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Sunday, May 18, 2008

Einstein Thought God was a Childish Superstition

AGENCE FRANCE PRESSE -Albert Einstein described belief in God as "childish superstition" and said Jews were not the chosen people, in a letter, an auctioneer said.The father of relativity, whose previously known views on religion have been more ambivalent and fuelled much discussion, made the comments in response to a philosopher in 1954.

As a Jew himself, Einstein said he had a great affinity with Jewish people but said they "have no different quality for me than all other people". "The word God is for me nothing more than the expression and product of human weaknesses, the Bible a collection of honourable, but still primitive legends which are nevertheless pretty childish. "No interpretation no matter how subtle can (for me) change this," he wrote in the letter written on January 3, 1954 to the philosopher Eric Gutkind, cited by The Guardian newspaper. . .

In it, the renowned scientist, who declined an invitation to become Israel's second president, rejected the idea that the Jews are God's chosen people. "For me the Jewish religion like all others is an incarnation of the most childish superstitions," he said. "And the Jewish people to whom I gladly belong and with whose mentality I have a deep affinity have no different quality for me than all other people."And he added: "As far as my experience goes, they are no better than other human groups, although they are protected from the worst cancers by a lack of power. Otherwise I cannot see anything 'chosen' about them."

Curtesy of 'Undernews'--

--P.S. MrKen has been on an unplanned two month "sabbatical". I expect to be posting regularly once again.

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Saturday, May 17, 2008

Crude Oil, the Dollar & Gold -- A Disconnect

MrKen wonders when crude oil will correct and move lower. Is crude a "bubble" or not? In Friday's Wall Street Journal ((5/16/08)--"Bernanke's Bubble Laboratory"--the charts of the Nasdaq Composite (3/95-2002), Las Vegas Home Prices (8/01-2/08) & Crude Oil (6/03-present) are plotted on one graph. The chart of Oil and the Composite (which peaked in march 2000) look eerily similar. With the Fed sopping up excess liquidity recently, according to Barron's 'Up and Down Wall Street Daily' (5/16/08)by Randall Forsyth:

"The popular perception is that Bernanke has opened the floodgates. "The Fed is providing an extraordinary amount of liquidity," according to the head economist of a major bank.'

"The data, however, do not bear this out. The Fed itself actually has turned tight and growth in the money supply slowed from its breakneck pace in the past month. And, coincidentally, the dollar has pulled out of its nosedive and gold has pulled out of its ascent."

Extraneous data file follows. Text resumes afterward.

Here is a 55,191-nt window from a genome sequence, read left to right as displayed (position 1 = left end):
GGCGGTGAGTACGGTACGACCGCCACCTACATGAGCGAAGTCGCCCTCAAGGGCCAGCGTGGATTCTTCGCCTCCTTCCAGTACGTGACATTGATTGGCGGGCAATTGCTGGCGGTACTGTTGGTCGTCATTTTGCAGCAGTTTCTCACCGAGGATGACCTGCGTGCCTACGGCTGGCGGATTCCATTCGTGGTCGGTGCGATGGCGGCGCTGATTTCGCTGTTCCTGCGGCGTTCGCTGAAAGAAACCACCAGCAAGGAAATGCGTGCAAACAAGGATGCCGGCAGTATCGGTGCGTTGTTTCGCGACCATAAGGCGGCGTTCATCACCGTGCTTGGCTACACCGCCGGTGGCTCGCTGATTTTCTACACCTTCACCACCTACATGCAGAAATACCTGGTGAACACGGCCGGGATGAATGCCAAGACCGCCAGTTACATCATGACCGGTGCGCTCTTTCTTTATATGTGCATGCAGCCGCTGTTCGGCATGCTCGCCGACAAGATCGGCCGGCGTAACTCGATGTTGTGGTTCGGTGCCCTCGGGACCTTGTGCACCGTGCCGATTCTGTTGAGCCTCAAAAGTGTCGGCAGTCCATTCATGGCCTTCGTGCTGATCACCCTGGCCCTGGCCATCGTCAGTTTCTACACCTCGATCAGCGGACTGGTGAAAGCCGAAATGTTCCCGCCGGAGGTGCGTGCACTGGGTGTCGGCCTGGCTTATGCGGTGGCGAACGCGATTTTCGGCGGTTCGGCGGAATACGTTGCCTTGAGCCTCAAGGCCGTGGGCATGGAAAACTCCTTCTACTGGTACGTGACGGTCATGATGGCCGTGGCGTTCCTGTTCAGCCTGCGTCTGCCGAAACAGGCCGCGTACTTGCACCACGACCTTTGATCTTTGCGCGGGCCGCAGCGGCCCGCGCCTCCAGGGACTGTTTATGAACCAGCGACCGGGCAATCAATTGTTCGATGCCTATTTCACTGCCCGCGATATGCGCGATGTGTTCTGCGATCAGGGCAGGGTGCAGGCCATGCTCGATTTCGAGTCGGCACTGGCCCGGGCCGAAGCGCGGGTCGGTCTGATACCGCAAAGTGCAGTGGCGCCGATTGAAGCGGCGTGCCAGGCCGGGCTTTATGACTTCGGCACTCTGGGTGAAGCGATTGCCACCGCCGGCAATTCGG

"...Specifically, the monetary base -- bank reserves plus currency, as measured by the St. Louis Fed -- contracted by 0.5% in April, according to calculations by Free Market Inc., a Chicago economic consultancy. Over the past three months, this measure of the Fed's own actions has grown at a mild 2.1% annual rate..."

--will crude oil soon follow the precious metals lower, despite bullish forecasts by Goldman, Sachs & UBS?

Kopin Tan writes in his column in this week's Barron's (5/19/08) "In Stocks, Summer Nonchalance Arrives Early"--

'...CRUDE OIL'S price tag isn't the only thing that's the subject of buzz; some of its recent relationships are also much talked about.'

'Take crude oil and gold, which have moved in lockstep over much of the past two years. Since mid-March, however, gold has pulled back more than 10%, partly as traders unwind their flight-to-safety trades while the credit crisis recedes. In contrast, oil has continued to climb, tacking on another 20% to an already impressive rally as the two commodities grow ever further apart.'

'Something unusual, too, is happening between crude oil and the dollar. These two have tended to move in opposite directions, and the dollar's weakening had in fact helped drive oil higher. Yet both have rallied over the past month.'

'If we expect these relationships to revert to their typical behavior, then crude's straying from the norm with both gold and the dollar suggests it may be well the errant one.'

'That has been true in the recent past. Bespoke Investment Group found just three instances since 1986 when oil has rallied 10% or more over a two-month period while gold fell by double-digit percentages. In the two months following such divergences, oil has declined two out of the three times to register an average loss of 22.5%. Gold, on the other hand, has rallied each time to post an average gain of 5.9%.'

'Exorbitant oil prices curb consumption and act as their own check, and few will be surprised if oil takes a breather after soaring nearly 150% over the past 16 months...'

Curtesy of
Barron's -

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